Gut it Out

Well, that’s 5,400 minutes I’ll never get back…..

Last Wednesday afternoon, I told Bill I knew in my heart of hearts (well, really my gut of guts) that I needed to go to the Emergency Room. Heck, it had been nearly four months since my last visit. Plus, I had a houseful of company — my sister from Arizona and our family from Vermont, including grandsons I only get to see a few times a year. What perfect timing and a simply fabulous idea.

But I knew something was amiss and I was right. Unlike last time I was in the hospital in April, however, after which I wrote a generally amusing blog post about my hospital experience, there was virtually nothing funny about my most recent stay.

I’ll tell my readers right now that there is every possibility that this will happen again. And again. It seems my bowel resection in 2011 didn’t say goodbye to me when the doctors stitched me back together and I went out the Mesa hospital door. The scar tissue is omnipresent, and may occasionally rear its ugly head.

What this means in practical terms is occasional bowel obstructions. Last time it was the small bowel. This time it was the large bowel. I don’t like to discriminate.

It actually all began a week or so earlier when I began having muscle spasms in my neck, likely a result of the arthritis that presents there. I haven’t had a serious bout of arthritis in that particular spot in literally years. But wait! My sister is headed my way! Now is the time.

I think I have a pretty high threshold for pain, but I found the muscle pain to be nearly unbearable. Nothing helped. Not heat; not cold; not massage; not gin and tonics. Nothing. I tried to make an appointment with my primary care physician, who could get me in sometime around Addie’s graduation. From college.

Please, please, please, can you just prescribe me a pain medication? I promise I’m not going to go downtown and sell it in the nightclubs. I couldn’t even get into the nightclubs as I don’t own proper attire.

No can do. Not their fault, but being a controlled substance and all, I had to see a physician. So I did. A very nice fellow at the neighborhood urgent care who cheerfully prescribed Vicodin and sent me on my way.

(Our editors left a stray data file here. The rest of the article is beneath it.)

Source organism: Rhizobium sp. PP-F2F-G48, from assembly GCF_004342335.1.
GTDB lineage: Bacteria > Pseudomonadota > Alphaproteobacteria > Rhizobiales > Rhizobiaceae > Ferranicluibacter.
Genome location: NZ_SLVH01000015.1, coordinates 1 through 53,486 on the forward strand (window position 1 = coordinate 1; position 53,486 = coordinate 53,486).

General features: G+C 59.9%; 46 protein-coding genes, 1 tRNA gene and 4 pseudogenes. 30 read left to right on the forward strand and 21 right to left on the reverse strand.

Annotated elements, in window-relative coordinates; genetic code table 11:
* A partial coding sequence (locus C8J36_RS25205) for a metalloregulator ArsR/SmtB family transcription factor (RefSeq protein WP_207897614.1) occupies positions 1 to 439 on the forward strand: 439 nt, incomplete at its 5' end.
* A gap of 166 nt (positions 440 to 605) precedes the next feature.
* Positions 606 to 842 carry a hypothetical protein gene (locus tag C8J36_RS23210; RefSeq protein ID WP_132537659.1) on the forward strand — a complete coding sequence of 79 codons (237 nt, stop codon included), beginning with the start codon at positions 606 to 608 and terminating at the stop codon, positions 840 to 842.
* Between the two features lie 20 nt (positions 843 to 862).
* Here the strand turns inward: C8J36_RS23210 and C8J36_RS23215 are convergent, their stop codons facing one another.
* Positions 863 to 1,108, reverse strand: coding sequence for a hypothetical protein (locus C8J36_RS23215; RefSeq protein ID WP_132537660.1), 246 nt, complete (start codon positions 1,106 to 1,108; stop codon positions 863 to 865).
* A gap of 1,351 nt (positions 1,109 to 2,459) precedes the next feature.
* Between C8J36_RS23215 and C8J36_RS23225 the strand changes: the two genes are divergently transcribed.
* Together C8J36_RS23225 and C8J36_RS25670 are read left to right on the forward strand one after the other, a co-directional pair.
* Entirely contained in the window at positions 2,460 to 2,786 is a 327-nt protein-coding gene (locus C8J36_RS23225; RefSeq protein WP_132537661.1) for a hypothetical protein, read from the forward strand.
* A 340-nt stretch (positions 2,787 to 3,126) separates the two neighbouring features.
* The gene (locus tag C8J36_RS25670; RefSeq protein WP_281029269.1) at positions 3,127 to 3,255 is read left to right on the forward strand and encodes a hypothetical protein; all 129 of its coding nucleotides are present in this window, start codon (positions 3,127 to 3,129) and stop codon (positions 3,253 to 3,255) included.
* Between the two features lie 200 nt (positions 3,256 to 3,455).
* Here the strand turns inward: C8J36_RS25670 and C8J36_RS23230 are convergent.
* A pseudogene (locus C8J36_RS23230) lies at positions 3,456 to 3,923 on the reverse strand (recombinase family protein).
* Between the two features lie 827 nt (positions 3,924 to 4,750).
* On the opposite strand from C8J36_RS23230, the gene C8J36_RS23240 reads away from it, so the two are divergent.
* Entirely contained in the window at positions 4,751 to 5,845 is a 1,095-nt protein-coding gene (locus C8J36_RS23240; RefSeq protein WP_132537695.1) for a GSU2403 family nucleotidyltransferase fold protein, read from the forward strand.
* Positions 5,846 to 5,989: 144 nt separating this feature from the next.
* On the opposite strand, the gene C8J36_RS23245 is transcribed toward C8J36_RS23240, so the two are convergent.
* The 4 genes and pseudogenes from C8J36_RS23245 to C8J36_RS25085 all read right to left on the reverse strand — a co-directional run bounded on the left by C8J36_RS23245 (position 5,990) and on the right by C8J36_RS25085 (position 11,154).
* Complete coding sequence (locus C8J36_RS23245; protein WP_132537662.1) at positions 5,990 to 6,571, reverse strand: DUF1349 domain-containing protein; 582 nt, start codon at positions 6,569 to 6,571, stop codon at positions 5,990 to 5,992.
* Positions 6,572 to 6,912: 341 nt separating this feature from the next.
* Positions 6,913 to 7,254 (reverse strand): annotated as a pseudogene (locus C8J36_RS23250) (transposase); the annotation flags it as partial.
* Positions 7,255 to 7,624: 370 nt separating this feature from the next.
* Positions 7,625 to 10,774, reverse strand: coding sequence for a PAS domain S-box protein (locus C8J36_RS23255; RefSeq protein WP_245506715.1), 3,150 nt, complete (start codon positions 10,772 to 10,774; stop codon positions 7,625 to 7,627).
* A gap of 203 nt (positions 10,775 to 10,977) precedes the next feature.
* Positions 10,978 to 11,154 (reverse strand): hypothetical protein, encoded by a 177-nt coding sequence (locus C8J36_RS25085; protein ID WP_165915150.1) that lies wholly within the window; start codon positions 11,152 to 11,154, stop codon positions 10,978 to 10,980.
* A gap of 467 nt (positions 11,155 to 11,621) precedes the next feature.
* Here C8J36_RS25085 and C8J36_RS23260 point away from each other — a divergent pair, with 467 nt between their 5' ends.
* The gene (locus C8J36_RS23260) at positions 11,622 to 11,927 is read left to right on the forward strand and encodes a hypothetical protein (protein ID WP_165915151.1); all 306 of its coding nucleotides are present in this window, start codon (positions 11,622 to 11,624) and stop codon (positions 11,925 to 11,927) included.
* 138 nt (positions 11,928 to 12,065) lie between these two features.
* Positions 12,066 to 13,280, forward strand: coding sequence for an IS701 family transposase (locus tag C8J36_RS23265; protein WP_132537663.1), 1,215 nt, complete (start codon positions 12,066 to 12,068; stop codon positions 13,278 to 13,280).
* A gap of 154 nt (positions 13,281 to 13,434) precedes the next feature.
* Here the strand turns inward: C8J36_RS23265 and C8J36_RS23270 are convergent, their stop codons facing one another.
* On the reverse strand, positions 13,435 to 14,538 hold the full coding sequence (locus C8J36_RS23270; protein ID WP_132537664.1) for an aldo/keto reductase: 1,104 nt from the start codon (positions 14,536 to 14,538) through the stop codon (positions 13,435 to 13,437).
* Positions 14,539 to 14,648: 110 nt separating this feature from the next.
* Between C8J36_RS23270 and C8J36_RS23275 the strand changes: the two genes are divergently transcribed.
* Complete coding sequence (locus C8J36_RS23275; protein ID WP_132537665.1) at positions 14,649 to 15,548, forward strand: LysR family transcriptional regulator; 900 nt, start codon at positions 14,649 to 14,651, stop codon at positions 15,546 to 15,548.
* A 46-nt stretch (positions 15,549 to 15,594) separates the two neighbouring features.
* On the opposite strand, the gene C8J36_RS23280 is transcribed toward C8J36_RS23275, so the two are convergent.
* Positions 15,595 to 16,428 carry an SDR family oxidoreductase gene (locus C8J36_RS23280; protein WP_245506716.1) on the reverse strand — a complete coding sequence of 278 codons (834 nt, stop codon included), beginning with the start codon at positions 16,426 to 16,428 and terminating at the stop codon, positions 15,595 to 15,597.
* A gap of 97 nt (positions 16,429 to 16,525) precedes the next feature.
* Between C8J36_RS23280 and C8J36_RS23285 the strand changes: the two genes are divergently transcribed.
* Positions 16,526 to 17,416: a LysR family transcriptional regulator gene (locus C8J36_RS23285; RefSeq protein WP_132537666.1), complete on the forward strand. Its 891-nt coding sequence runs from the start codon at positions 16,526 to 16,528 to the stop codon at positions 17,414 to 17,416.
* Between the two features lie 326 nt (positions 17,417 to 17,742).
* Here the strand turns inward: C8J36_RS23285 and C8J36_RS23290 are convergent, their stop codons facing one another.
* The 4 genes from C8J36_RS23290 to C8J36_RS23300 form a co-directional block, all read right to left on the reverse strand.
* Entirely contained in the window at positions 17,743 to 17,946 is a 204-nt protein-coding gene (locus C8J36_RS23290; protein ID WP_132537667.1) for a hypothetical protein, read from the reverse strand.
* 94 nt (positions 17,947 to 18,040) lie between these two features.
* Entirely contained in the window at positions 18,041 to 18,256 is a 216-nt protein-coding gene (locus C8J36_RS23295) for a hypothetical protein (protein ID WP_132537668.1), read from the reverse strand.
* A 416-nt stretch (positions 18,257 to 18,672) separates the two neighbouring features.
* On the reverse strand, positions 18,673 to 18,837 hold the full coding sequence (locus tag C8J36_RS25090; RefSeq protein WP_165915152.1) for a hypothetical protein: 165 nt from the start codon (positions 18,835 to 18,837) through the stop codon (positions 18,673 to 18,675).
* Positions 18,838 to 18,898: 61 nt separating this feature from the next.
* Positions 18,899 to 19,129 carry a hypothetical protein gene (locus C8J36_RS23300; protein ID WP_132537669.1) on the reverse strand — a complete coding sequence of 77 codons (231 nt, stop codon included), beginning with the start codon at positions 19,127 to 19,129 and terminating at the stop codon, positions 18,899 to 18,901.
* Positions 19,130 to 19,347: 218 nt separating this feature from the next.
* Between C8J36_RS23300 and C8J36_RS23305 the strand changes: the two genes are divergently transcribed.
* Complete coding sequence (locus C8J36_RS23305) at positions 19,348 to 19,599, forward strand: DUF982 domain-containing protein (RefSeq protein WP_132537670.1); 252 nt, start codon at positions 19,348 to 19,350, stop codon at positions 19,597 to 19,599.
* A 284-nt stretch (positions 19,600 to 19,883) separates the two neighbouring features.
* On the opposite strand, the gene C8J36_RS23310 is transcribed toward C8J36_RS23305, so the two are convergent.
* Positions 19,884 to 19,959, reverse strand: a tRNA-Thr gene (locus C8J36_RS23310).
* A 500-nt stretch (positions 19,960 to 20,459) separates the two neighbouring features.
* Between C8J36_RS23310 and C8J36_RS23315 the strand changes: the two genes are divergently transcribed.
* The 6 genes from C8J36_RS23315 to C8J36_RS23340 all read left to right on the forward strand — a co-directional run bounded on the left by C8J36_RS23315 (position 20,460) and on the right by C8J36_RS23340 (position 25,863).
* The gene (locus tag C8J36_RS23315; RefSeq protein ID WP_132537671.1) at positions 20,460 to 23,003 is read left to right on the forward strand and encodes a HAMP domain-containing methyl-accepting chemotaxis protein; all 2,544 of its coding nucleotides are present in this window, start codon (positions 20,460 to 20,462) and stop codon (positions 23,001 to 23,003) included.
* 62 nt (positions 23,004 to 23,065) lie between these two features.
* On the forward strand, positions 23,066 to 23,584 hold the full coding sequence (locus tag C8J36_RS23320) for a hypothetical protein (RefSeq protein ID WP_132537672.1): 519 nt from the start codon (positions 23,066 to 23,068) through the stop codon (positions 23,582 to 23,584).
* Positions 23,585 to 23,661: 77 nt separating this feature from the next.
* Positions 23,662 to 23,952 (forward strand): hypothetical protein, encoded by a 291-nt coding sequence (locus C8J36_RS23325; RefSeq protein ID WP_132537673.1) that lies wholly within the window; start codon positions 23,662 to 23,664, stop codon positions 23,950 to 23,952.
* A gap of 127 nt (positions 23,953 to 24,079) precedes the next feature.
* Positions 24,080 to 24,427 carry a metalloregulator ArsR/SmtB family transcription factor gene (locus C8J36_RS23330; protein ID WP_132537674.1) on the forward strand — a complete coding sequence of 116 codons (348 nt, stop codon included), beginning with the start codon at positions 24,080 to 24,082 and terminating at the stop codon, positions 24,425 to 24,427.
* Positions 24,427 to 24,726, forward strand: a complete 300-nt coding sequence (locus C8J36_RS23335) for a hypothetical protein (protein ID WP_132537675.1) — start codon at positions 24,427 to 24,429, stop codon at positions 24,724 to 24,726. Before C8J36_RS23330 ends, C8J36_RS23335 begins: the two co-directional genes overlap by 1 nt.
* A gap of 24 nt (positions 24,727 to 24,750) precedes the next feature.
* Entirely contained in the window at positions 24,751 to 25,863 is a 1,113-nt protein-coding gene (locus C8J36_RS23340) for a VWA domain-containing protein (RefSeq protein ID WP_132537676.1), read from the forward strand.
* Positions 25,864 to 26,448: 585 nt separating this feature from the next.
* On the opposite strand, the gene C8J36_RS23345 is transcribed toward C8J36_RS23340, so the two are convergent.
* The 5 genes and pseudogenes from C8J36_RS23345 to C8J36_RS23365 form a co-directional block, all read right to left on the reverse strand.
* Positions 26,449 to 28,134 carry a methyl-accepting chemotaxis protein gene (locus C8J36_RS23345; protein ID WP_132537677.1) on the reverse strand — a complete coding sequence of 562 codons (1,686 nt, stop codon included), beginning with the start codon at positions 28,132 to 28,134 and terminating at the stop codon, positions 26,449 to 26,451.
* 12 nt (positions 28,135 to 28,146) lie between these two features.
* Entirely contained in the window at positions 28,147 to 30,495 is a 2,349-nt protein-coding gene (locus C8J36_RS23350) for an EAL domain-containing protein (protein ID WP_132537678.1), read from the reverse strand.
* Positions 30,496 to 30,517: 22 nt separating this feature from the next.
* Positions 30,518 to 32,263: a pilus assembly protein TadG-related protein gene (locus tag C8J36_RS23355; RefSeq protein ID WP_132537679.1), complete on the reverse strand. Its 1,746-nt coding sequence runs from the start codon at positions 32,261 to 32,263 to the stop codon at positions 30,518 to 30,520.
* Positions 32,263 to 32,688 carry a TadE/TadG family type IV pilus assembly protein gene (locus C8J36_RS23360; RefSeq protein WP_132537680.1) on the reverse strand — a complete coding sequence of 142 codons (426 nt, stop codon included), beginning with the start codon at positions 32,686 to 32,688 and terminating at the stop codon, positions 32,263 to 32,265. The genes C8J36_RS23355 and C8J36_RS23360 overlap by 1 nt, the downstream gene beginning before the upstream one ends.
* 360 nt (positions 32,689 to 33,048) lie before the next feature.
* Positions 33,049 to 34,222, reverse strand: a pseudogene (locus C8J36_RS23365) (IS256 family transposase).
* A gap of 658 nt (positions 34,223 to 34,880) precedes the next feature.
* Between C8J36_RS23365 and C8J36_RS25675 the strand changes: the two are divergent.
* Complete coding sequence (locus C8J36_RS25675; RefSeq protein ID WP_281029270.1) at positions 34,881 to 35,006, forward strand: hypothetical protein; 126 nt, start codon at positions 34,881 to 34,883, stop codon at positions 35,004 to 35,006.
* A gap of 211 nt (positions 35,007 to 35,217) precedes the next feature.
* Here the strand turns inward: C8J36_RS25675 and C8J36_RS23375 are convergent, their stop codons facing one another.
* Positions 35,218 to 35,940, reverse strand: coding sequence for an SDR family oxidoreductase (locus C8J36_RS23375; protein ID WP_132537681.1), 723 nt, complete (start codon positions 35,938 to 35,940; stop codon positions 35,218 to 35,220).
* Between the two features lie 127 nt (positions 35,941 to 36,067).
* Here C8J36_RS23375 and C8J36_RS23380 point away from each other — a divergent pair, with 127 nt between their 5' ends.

I’m not going to go on and on about this (though reading back, it appears I already have), but one thing lead to another and I began experiencing one of Vicodin’s most renown side effects (which the friendly doctor never mentioned) – constipation.

After seven days of not, well, you know, I was bloated, had regular and severe cramps, and knew something was wrong. It was. I would go into detail, but then I’d just been like one of those people in the lobbies of retirement homes that sit and compare ailments. I’m actually afraid I already am.

What I will tell you, however, is that a few days after my April hospital visit, Bill and I went to Disneyland. This time I can barely get out of my chair. Ladies and gentlemen, this one kicked my butt.

Finally, after indescribable indignities, painful procedures, and more forms of laxatives than you would ever imagine are made (including one that was shot directly into my stomach), the blockage finally made its way past the narrow part where the scar tissue eagerly awaits, and I was able to go home.

And the good news? My muscle spasms in my neck have stopped!

I will leave you with a couple of upbeat notes.

300px-Betty_White_Sue_Ann_Nivens_1973Friday afternoon, I felt my absolute worst. I had been given a medication that bloated my stomach to the point that I could have floated right next to Snoopy in the Macy’s Thanksgiving Parade. I was in excruciating pain, and was just this side of a Dilaudid coma. I felt horrible. It was right then that the hospital nutritionist reckoned she should stop by to give me a pep talk on proper eating. She was lovely, reminding me of Sue Ann Niven of The Mary Tyler Moore Show fame. My obvious physical discomfort didn’t dissuade her. She continued to speak cheerfully about fiber and fresh fruits and vegetables and making sure you blah blah blah even as the attendants were lifting me onto the gurney to take me to my next procedure. I promise you this is a true story.

The second upbeat note is that on Saturday, I was able to see every single one of my grandkids. All nine of them. Not at the same time. Still, even in my state of duress, that made me happy.

Here are a few examples of why……

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Maggie and Joseph on a camping trip. Photo taken by Dave.

Joseph and Alastair on the same camping trip.

Joseph and Alastair on the same camping trip.

Kaiya and Mylee at recent  Renaissance Festival.

Kaiya and Mylee at recent Renaissance Festival.

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Micah going vroooooom.

Aren’t they they cutest things ever? And these photos are just a sampling!

4 thoughts on “Gut it Out

  1. Get well soon and keep……. well, you know. I’m surprised you didn’t mention the hilarious and spot on Emoji many of us sent you while hospitalized! 😗

    • I remember when I first learned about the particular emoji about which you speak. I wondered who would ever use it and under what circumstances? Little did I know…. And you’re right. The emoji did appear on texts from many different people. My sides hurt from laughing.

  2. I was thinking it might be the noodle bowl and feeling terrible! Now, I’m just thinking of that bones song — Toe bone connected to the foot bone; Foot bone connected to the heel bone; Heel bone connected to the ankle bone… and I’m wondering about muscle/organ version — the bowel and the neck, aw shoot! Good thing I’m not that kind of doctor!

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